Ideas for Boomwhackers in the music room

Pitched tubes

Have you been wondering how to use Boomwhackers, or pitched tubes, in your music lessons? In this blog post, I'm detailing five activities for Boomwhackers, which are sure to be a hit with your students!

What are Boomwhackers?

Before we begin, let's discuss what Boomwhackers are. Boomwhackers are colorful percussion tubes that each play a different note. Here are a picture of mine; I'm using a plastic grocery bag holder from IKEA to store them:

Here is a picture of my friend Sarah King's Boomwhacker wall; she's using velcro to keep the Boomwhackers on the wall.

Teaching pitch and size

Since Boomwhackers are different lengths and pitches, having students play them one at a time can be a great way to showcase how length affects pitch. When teaching science of sound, I randomly hand eight students a Boomwhacker, then have them arrange themselves in order from low to high. Then I have them play up the scale and down the scale! Because of the different colors and lengths, this can be a quick and easy way for students to understand the relationship between pitch and length.


Play along videos

There are some wonderful play along videos for Boomwhackers, which can work well for having students immediately get Boomwhackers in their hands and play! Musication has many fun play alongs; here is an adorable one for “Ghostbusters,” which would be great this time of the year!

Playing songs from music class

You can also use Boomwhackers to play along with songs that you are currently learning in music class. Here is the song “Chumbara,” which is great for Boomwhackers, as it uses the major scale:

Students sit in a circle and do these movements:

Beats 1-2: Pat x 2

Beats 3-4: Pat own left knee with right hand and neighbor’s knee with left hand x 2

Beats 5-6: Pat x 2

Beats 7-8: Pat own right knee with left hand and neighbor’s knee with right hand x 2

Beats 9-10: Pat x 2

Beats 11-12: Pat own left knee with right hand and neighbor’s knee with left hand x 2

Beats 13-14: Pat, cross

And here is an image of “Chumbara” that you could use for Boomwhackers, with students simply playing their color; the underlined red is for the high C:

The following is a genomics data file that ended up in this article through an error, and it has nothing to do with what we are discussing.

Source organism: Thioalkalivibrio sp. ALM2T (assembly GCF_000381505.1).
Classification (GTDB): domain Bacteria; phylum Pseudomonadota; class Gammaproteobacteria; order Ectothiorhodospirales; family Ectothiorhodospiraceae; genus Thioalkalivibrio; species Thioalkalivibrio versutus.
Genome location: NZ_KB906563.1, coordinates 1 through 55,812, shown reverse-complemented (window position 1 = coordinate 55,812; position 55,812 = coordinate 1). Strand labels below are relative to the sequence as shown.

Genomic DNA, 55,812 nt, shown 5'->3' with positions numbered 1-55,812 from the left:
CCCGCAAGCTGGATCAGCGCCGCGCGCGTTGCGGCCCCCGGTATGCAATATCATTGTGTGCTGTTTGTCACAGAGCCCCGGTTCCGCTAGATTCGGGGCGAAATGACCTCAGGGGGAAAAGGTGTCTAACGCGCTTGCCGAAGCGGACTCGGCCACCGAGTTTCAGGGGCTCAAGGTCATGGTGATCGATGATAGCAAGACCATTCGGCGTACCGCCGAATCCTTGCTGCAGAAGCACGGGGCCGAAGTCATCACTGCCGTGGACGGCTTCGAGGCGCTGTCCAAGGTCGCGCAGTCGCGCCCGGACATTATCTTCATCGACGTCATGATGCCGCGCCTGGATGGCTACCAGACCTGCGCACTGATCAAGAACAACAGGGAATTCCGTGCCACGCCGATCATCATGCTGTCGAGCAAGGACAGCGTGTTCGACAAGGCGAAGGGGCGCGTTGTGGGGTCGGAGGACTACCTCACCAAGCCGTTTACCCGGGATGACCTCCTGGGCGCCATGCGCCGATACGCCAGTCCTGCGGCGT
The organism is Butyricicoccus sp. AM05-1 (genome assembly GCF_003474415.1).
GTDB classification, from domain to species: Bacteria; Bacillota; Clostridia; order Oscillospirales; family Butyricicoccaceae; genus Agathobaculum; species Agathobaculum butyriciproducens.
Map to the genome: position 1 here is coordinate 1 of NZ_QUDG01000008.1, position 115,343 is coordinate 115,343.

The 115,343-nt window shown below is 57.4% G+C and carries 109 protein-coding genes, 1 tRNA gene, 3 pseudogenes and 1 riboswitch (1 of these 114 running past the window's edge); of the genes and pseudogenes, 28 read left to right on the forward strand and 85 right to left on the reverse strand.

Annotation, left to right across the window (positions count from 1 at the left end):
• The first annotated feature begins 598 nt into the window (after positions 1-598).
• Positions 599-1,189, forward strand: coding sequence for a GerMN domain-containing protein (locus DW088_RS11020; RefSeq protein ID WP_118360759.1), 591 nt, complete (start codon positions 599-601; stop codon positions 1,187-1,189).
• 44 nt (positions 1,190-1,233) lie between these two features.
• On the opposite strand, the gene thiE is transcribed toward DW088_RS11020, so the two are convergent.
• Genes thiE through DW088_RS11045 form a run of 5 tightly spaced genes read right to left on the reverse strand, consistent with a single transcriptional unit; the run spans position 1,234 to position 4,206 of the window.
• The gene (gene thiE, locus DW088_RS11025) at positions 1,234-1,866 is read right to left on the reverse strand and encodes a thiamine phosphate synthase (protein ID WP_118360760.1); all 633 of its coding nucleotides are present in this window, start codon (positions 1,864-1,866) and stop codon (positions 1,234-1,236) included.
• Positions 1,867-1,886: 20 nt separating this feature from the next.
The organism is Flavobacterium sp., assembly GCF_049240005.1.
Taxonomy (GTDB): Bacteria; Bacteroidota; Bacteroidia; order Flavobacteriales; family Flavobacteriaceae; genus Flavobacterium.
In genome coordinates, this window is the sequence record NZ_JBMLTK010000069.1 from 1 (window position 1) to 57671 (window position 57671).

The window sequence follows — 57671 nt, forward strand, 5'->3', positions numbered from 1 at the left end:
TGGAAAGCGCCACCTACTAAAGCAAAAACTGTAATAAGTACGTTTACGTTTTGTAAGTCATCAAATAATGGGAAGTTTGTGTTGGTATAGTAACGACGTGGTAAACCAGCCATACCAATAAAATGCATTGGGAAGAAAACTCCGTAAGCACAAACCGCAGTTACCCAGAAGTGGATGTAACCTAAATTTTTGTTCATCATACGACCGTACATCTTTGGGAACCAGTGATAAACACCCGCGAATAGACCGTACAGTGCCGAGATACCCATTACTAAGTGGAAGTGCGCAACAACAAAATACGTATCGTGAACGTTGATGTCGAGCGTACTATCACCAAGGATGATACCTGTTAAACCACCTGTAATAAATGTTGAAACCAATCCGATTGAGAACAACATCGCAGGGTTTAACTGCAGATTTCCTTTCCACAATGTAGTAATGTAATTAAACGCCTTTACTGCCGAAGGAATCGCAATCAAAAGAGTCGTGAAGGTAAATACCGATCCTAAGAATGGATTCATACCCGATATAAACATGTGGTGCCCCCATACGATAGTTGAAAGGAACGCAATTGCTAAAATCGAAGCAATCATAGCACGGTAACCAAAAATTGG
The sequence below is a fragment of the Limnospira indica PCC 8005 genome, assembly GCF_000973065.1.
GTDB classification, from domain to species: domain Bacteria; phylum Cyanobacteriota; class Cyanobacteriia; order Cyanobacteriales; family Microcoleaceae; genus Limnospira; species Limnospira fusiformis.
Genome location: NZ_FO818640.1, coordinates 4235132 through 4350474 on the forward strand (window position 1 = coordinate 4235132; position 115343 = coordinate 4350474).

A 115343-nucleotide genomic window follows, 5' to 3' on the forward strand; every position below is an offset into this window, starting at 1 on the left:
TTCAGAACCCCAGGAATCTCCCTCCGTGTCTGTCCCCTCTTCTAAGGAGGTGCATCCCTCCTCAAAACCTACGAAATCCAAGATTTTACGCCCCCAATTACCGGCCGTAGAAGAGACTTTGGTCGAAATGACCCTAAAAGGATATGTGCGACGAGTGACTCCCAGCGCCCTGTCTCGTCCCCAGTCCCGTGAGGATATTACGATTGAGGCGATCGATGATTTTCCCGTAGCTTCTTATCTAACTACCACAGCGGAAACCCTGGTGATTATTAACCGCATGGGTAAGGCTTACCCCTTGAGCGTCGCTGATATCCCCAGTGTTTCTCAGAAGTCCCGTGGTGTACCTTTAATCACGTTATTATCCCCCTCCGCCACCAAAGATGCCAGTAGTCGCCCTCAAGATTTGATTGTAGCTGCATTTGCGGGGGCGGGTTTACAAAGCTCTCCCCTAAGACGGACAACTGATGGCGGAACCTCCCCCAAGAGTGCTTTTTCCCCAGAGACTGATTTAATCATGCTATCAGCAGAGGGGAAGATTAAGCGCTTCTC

I also suggest checking out Amy Abbott's “Colorful Melodies” set ; it is perfect for Boomwhackers, Specdrums, and more!

Playing rhythm patterns

You can also use Boomwhackers in your music class to play rhythm patterns. I find this works really well in centers; I have students choose a Boomwhacker, play a rhythm pattern, then switch to another Boomwhacker and another pattern! Students could also play two Boomwhackers, switching back and forth between the two as they play. Here is a picture of how I set this up for centers:

Escape room

If you are looking for a fun and engaging activity for Boomwhackers, check out this Boomwhacker escape room I just created. Students work in small groups to solve puzzles, and to play Boomwhackers!

If you are looking for some very fun Boomwhacker videos, make sure to check out the Chromatic Music Teacher on TikTok and Instagram and check out my podcast with her here!

Boomwhackers can be used in many different ways–to teach your students about pitch, size, and how to read music notation. They can also be used to play along with songs that your students know, or to create original pieces of music. If you're looking for a new way to introduce music and pitch to your students, or are looking for new ways to use your Boomwhackers in the classroom, these five activities are sure to be a hit with your students! Happy teaching!

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Hi, I'm Aileen

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